§ The Secretary of State for Education and Employment (Mr. David Blunkett)
Before I begin my statement, on behalf of the whole House, I should like to offer condolences to the parents and family of the 16-year-old girl who was killed and of those who have been injured in the bus crash in the French alps, involving children from St. James's high school in Bolton. We all send them our best wishes.
With permission, I wish to make a statement to the House setting out proposals in the White Paper, "Excellence in schools".
My right hon. Friend the Prime Minister has made it clear that education is the Government's No. 1 priority. Our consultation document and the Budget announcement of an increase of almost £2.5 billion in revenue and capital investment in education demonstrate that commitment and our priority. We shall publish a separate consultation paper on special educational needs.
Our proposals focus clearly on the central task of raising standards. We are establishing a new partnership for schools—one with teachers and the profession. Self-improvement is at the core of success. Schools must take responsibility for accepting that challenge. Good schools will flourish. Our proposals offer increased support through the new standards and effectiveness unit to schools in need of improvement. We shall build on best practice from around the world. We have set up the standards task force to spearhead our crusade to raise standards throughout the education service.
The new role for local education authorities will reflect our priorities by focusing on raising standards, not controlling schools. Intervention by LEAs will be in inverse proportion to success. All schools and local education authorities will establish challenging targets as part of the development plans on which they will be judged.
What we propose today will make a difference for everyone involved in the education of our children—parents, teachers and non-teaching staff, governors and the wider community. Our early years plans will lay the ground work, but, to provide a firm foundation, the best teaching methods must be available in every classroom in the land.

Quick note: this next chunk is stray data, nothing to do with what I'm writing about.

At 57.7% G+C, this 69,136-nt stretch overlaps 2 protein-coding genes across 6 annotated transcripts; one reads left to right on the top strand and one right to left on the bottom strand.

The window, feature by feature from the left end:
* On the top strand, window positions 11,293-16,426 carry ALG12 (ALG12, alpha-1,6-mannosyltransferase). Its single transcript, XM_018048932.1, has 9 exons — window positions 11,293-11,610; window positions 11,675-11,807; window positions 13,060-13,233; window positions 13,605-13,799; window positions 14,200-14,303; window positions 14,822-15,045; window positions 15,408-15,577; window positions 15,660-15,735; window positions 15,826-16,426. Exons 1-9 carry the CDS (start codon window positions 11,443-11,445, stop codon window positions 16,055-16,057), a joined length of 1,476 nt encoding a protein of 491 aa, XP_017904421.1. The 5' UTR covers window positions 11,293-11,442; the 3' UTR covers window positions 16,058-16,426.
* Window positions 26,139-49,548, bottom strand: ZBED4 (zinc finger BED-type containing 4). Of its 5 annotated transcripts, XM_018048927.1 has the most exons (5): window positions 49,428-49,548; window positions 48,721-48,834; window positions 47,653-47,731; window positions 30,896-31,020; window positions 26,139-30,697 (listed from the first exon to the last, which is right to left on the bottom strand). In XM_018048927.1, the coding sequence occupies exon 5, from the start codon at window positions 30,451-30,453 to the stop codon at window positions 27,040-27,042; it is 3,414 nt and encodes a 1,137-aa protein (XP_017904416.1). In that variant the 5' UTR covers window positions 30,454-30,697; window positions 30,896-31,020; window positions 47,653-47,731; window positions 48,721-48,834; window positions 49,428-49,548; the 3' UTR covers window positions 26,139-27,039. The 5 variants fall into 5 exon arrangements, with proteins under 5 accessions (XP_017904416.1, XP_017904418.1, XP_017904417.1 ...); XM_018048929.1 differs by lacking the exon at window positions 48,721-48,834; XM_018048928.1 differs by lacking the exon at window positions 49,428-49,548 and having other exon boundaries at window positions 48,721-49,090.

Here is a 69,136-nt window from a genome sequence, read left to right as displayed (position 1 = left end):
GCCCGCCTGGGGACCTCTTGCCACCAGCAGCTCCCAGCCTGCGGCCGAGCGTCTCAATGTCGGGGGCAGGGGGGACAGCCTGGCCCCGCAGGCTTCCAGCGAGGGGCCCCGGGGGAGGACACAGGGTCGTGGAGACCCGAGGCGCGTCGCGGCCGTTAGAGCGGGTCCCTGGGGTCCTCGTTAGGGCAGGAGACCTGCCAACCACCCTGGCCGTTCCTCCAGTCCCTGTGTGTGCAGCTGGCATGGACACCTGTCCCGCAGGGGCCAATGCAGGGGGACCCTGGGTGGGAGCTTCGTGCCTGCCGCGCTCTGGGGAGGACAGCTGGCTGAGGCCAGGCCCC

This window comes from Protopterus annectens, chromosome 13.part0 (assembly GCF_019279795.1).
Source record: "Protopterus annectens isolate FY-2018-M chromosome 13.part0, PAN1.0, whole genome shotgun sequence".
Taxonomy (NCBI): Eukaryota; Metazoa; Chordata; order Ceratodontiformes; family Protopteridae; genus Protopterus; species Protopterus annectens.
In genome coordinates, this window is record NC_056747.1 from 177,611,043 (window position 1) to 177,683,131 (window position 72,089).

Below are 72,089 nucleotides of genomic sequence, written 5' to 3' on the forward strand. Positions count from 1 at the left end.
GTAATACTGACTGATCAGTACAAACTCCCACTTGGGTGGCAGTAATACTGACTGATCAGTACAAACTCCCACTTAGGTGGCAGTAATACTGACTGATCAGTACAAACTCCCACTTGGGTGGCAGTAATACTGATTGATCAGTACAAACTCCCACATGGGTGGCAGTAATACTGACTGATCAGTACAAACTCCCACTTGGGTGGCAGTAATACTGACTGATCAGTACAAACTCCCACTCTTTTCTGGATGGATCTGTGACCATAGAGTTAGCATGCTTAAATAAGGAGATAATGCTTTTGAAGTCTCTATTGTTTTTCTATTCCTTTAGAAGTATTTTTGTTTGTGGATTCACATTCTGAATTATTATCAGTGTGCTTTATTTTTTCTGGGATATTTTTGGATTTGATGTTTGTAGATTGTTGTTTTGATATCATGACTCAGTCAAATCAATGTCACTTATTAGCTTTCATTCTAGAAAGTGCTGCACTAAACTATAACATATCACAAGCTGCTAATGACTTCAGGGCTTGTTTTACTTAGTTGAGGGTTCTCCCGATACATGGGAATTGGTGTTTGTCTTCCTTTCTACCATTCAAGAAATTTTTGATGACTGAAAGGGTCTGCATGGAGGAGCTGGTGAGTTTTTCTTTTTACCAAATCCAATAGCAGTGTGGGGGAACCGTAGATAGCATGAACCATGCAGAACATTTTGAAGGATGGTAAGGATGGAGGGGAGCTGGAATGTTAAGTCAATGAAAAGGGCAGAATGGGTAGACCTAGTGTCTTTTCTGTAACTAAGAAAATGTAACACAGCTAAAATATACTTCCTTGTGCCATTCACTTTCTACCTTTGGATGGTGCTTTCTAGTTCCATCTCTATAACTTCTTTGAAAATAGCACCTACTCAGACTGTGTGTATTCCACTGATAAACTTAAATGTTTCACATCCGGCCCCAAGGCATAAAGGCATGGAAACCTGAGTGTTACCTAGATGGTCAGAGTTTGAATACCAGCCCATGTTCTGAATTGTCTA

Our national literacy and numeracy strategy will ensure that all primary teachers are trained to use the most effective teaching methods. There will be a structured hour devoted each day to both literacy and numeracy in all primary schools.
Parents are a child's first teacher. They deserve better information and advice in order to increase their involvement in their child's learning. Home-school agreements will set out rights and responsibilities for home and school. They will explain clearly what is expected of the school, the parent and the pupil. Such agreements will make clear the need for regular and punctual attendance, good discipline and the vital role that homework can play in supporting learning in and out of school.
Parent participation in the life of the school is also vital. The provision of additional parent governors will be complemented by their direct representation on the education committee of their local authority.
614 We are offering a new deal for teachers: a new partnership between Government and all those involved in education. This Government value teachers, and will celebrate good practice. We will introduce a general teaching council, develop advanced skills teacher posts and provide comprehensive in-service training. There will be a new curriculum for initial teacher training, focusing on literacy and numeracy. A probationary year for all newly qualified teachers will continue their professional development.
We will introduce scholarships for the most outstanding teachers, encouraging them to spend a term sharing their knowledge and skills with others. A new awards scheme will recognise the success of individual schools.
This Government recognise that strong and committed leadership at every level is crucial. The role of the head teacher is critical to the success of the school. We will therefore strengthen head teacher training by introducing a mandatory qualification for all newly appointed heads. We will introduce a national training scheme for all existing heads, and overhaul the appraisal process for both heads and teachers.